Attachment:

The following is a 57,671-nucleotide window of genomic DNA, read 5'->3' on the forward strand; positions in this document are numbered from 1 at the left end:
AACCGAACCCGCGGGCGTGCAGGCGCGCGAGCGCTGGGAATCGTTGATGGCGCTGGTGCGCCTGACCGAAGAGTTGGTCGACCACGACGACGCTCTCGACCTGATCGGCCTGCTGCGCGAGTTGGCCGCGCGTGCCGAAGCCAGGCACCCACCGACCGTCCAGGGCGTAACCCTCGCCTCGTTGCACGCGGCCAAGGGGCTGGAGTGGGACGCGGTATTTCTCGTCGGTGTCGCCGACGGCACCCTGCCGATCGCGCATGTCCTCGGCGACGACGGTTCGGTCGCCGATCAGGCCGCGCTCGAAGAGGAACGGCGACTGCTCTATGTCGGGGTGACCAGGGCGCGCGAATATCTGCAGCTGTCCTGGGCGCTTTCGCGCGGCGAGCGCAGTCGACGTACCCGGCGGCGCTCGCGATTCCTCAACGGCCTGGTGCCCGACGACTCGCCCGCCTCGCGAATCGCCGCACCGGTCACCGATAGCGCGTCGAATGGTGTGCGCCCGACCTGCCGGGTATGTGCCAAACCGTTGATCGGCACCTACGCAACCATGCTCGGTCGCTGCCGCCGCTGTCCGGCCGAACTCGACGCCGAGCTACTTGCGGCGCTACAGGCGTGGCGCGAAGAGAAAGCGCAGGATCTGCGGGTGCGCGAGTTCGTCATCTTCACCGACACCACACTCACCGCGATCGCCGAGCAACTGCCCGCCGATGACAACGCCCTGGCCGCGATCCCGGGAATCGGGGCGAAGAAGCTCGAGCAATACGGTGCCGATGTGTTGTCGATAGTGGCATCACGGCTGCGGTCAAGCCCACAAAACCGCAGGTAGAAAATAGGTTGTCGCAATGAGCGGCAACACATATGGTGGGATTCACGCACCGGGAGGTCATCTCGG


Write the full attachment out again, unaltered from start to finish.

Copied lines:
The following is a 57,671-nucleotide window of genomic DNA, read 5'->3' on the forward strand; positions in this document are numbered from 1 at the left end:
AACCGAACCCGCGGGCGTGCAGGCGCGCGAGCGCTGGGAATCGTTGATGGCGCTGGTGCGCCTGACCGAAGAGTTGGTCGACCACGACGACGCTCTCGACCTGATCGGCCTGCTGCGCGAGTTGGCCGCGCGTGCCGAAGCCAGGCACCCACCGACCGTCCAGGGCGTAACCCTCGCCTCGTTGCACGCGGCCAAGGGGCTGGAGTGGGACGCGGTATTTCTCGTCGGTGTCGCCGACGGCACCCTGCCGATCGCGCATGTCCTCGGCGACGACGGTTCGGTCGCCGATCAGGCCGCGCTCGAAGAGGAACGGCGACTGCTCTATGTCGGGGTGACCAGGGCGCGCGAATATCTGCAGCTGTCCTGGGCGCTTTCGCGCGGCGAGCGCAGTCGACGTACCCGGCGGCGCTCGCGATTCCTCAACGGCCTGGTGCCCGACGACTCGCCCGCCTCGCGAATCGCCGCACCGGTCACCGATAGCGCGTCGAATGGTGTGCGCCCGACCTGCCGGGTATGTGCCAAACCGTTGATCGGCACCTACGCAACCATGCTCGGTCGCTGCCGCCGCTGTCCGGCCGAACTCGACGCCGAGCTACTTGCGGCGCTACAGGCGTGGCGCGAAGAGAAAGCGCAGGATCTGCGGGTGCGCGAGTTCGTCATCTTCACCGACACCACACTCACCGCGATCGCCGAGCAACTGCCCGCCGATGACAACGCCCTGGCCGCGATCCCGGGAATCGGGGCGAAGAAGCTCGAGCAATACGGTGCCGATGTGTTGTCGATAGTGGCATCACGGCTGCGGTCAAGCCCACAAAACCGCAGGTAGAAAATAGGTTGTCGCAATGAGCGGCAACACATATGGTGGGATTCACGCACCGGGAGGTCATCTCGG